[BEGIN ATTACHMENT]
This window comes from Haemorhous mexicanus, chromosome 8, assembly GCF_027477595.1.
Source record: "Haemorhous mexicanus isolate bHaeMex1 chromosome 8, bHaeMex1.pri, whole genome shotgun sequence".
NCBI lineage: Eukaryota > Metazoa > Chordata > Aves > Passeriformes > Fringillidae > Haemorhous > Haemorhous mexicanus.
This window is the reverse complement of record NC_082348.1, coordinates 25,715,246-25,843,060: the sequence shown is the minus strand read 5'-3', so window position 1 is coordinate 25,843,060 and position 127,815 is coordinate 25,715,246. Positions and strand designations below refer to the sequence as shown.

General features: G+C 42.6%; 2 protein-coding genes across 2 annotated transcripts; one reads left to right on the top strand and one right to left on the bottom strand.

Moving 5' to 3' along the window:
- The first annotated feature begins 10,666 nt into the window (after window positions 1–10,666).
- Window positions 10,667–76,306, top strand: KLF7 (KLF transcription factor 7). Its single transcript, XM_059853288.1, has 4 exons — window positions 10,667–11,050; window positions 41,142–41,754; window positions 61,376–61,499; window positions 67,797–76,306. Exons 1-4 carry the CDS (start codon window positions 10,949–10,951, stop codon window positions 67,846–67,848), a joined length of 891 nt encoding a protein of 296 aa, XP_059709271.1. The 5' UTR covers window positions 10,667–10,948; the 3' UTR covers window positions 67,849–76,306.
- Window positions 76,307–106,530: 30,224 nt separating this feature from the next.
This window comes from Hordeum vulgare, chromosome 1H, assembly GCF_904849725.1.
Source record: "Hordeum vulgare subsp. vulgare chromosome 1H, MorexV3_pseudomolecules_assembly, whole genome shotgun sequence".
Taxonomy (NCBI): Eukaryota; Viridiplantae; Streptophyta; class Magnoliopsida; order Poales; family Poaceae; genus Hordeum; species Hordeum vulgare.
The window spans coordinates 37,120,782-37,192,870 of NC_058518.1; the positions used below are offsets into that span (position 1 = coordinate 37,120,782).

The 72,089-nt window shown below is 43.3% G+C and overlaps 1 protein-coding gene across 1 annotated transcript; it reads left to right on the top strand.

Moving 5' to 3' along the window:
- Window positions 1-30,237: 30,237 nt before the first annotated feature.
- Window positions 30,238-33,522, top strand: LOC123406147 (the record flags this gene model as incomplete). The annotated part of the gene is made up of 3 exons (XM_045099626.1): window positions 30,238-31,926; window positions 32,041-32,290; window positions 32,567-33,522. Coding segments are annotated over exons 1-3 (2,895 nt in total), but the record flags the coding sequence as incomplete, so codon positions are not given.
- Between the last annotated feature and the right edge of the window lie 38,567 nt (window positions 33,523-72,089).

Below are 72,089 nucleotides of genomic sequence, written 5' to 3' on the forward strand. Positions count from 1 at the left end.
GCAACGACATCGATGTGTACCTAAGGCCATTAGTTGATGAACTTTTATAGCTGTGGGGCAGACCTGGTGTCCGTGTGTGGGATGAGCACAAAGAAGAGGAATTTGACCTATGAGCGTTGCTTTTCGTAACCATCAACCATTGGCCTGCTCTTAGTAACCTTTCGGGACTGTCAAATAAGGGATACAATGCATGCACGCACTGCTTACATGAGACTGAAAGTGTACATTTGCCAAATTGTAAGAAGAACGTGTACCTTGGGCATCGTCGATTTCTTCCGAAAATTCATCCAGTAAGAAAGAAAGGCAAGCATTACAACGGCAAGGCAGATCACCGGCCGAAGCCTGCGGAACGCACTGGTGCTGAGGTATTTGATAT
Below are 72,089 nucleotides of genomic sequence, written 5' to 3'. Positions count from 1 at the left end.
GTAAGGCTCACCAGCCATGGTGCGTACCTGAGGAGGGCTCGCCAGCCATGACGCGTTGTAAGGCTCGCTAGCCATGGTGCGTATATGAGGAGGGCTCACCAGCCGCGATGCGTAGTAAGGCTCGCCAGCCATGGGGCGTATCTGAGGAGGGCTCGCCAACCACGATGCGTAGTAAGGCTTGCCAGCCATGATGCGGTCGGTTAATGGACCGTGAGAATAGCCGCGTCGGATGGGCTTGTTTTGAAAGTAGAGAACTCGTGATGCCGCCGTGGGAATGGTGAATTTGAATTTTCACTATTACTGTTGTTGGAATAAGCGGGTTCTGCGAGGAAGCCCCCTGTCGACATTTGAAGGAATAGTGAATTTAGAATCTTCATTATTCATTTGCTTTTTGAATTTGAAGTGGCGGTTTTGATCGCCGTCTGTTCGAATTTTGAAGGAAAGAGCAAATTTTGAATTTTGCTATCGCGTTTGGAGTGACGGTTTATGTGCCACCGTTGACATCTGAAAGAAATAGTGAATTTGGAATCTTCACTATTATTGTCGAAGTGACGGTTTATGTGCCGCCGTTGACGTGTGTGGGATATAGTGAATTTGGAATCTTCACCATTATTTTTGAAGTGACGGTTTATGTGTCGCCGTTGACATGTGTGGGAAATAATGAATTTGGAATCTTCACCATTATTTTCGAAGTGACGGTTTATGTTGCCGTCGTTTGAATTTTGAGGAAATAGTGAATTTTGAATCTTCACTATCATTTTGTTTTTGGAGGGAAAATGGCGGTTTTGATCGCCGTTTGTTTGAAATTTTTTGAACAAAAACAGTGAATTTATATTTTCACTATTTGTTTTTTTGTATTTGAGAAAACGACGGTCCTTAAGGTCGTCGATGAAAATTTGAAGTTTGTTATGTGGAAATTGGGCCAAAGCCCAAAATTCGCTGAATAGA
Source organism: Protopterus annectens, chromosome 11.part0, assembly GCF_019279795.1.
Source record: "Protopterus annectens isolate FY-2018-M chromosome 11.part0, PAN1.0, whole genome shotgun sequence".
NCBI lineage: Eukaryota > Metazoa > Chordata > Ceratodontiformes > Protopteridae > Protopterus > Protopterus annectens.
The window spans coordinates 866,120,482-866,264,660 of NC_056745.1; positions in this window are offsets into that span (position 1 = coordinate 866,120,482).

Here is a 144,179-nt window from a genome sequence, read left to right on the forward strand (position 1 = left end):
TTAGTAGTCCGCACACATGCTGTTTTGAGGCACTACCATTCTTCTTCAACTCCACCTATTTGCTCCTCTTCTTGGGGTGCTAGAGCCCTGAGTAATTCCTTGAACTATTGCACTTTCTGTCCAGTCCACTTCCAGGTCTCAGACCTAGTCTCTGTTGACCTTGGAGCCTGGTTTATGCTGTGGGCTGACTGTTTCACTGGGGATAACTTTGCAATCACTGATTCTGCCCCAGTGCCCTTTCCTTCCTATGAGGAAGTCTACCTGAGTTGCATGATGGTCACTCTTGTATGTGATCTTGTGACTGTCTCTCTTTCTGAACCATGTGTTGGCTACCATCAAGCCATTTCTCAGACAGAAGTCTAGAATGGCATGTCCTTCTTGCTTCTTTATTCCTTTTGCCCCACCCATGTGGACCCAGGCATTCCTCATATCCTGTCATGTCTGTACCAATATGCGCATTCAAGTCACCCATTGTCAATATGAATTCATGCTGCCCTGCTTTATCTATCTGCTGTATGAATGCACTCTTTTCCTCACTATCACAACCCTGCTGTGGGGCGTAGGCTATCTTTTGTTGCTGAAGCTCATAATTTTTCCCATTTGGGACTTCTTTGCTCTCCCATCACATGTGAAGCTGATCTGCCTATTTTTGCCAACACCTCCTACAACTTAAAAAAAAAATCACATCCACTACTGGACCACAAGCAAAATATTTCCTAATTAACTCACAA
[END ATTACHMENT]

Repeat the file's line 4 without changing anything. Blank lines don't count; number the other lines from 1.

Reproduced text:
This window is the reverse complement of record NC_082348.1, coordinates 25,715,246-25,843,060: the sequence shown is the minus strand read 5'-3', so window position 1 is coordinate 25,843,060 and position 127,815 is coordinate 25,715,246. Positions and strand designations below refer to the sequence as shown.